Faced with the largest influx of refugees and migrants since World War II, Europe has increasingly resorted to money-for-migration deals aimed at keeping Africans at home. These "pay-to-stay" agreements include funds for border security, development projects, and transit centers where migrants are encouraged to return home. Europe has also sought—though struggled to secure—greater cooperation from African nations on the deportation of irregular migrants and failed asylum seekers.
This multi-part series published by Foreign Policy and the Pulitzer Center on Crisis Reporting takes the first comprehensive look at Europe's response to the migration crisis, which has been directed not just at the continent's own borders but at impoverished and war-torn countries thousands of miles away. The European Union and member states are increasingly fusing their immigration policies with broader state-building, development, and counterterrorism efforts that cost billions and will take decades to bear fruit—if they bear fruit at all.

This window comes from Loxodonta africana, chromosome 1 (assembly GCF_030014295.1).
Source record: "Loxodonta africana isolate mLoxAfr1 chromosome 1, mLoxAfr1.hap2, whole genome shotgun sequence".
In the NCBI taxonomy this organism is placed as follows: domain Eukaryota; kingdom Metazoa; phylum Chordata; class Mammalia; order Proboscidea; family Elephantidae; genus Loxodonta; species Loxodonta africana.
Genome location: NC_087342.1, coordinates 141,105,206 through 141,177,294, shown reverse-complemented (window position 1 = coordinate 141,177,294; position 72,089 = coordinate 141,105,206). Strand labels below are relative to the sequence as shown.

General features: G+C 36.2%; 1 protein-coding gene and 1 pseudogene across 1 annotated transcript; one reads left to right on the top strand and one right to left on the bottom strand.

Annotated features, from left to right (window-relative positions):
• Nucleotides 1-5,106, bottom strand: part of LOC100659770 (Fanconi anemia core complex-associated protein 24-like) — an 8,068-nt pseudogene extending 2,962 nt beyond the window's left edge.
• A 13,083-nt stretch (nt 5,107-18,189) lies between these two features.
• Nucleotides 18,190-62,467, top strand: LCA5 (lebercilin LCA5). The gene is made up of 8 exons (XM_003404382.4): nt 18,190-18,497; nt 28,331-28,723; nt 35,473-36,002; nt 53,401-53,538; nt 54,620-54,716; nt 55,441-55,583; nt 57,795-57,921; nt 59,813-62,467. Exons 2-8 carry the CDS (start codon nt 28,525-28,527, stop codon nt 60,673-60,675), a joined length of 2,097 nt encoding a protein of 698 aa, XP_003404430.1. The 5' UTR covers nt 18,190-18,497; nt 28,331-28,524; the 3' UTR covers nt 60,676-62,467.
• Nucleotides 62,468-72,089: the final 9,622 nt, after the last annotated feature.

Can "pay-to-stay" really address the root causes of migration? Or does it simply outsource the dirty work of immigration control while doing little to alleviate the poverty and joblessness that has sent thousands of young men to their deaths in the Mediterranean? Foreign Policy and the Pulitzer Center follow the migrant trail from Mali to Niger and on to Libya to find out.